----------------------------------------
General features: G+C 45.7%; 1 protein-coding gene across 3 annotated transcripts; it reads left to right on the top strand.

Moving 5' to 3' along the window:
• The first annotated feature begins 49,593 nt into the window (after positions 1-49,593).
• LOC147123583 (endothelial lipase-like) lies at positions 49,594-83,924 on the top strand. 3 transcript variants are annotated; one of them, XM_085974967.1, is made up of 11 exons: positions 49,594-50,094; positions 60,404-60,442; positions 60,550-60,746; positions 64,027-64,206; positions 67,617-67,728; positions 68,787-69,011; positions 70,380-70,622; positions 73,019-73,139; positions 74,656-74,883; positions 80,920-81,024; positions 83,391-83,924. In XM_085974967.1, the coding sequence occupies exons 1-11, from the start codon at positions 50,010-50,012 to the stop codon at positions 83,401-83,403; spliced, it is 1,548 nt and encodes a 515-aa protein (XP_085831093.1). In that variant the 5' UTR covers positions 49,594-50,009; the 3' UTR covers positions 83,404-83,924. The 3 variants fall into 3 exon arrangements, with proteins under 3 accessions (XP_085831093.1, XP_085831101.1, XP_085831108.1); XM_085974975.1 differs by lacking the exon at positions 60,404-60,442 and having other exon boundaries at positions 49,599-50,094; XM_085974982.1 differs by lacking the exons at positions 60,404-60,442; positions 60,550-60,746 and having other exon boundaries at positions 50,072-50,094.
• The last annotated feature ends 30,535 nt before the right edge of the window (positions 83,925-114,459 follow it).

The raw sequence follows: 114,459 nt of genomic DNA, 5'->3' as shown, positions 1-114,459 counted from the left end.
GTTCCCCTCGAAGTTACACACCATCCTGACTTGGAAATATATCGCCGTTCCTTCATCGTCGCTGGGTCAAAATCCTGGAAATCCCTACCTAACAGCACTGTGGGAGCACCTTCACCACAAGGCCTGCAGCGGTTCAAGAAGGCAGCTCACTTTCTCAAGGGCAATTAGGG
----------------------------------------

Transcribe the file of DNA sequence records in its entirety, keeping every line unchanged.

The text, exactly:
General features: G+C 45.7%; 1 protein-coding gene across 3 annotated transcripts; it reads left to right on the top strand.

Moving 5' to 3' along the window:
• The first annotated feature begins 49,593 nt into the window (after positions 1-49,593).
• LOC147123583 (endothelial lipase-like) lies at positions 49,594-83,924 on the top strand. 3 transcript variants are annotated; one of them, XM_085974967.1, is made up of 11 exons: positions 49,594-50,094; positions 60,404-60,442; positions 60,550-60,746; positions 64,027-64,206; positions 67,617-67,728; positions 68,787-69,011; positions 70,380-70,622; positions 73,019-73,139; positions 74,656-74,883; positions 80,920-81,024; positions 83,391-83,924. In XM_085974967.1, the coding sequence occupies exons 1-11, from the start codon at positions 50,010-50,012 to the stop codon at positions 83,401-83,403; spliced, it is 1,548 nt and encodes a 515-aa protein (XP_085831093.1). In that variant the 5' UTR covers positions 49,594-50,009; the 3' UTR covers positions 83,404-83,924. The 3 variants fall into 3 exon arrangements, with proteins under 3 accessions (XP_085831093.1, XP_085831101.1, XP_085831108.1); XM_085974975.1 differs by lacking the exon at positions 60,404-60,442 and having other exon boundaries at positions 49,599-50,094; XM_085974982.1 differs by lacking the exons at positions 60,404-60,442; positions 60,550-60,746 and having other exon boundaries at positions 50,072-50,094.
• The last annotated feature ends 30,535 nt before the right edge of the window (positions 83,925-114,459 follow it).

The raw sequence follows: 114,459 nt of genomic DNA, 5'->3' as shown, positions 1-114,459 counted from the left end.
GTTCCCCTCGAAGTTACACACCATCCTGACTTGGAAATATATCGCCGTTCCTTCATCGTCGCTGGGTCAAAATCCTGGAAATCCCTACCTAACAGCACTGTGGGAGCACCTTCACCACAAGGCCTGCAGCGGTTCAAGAAGGCAGCTCACTTTCTCAAGGGCAATTAGGG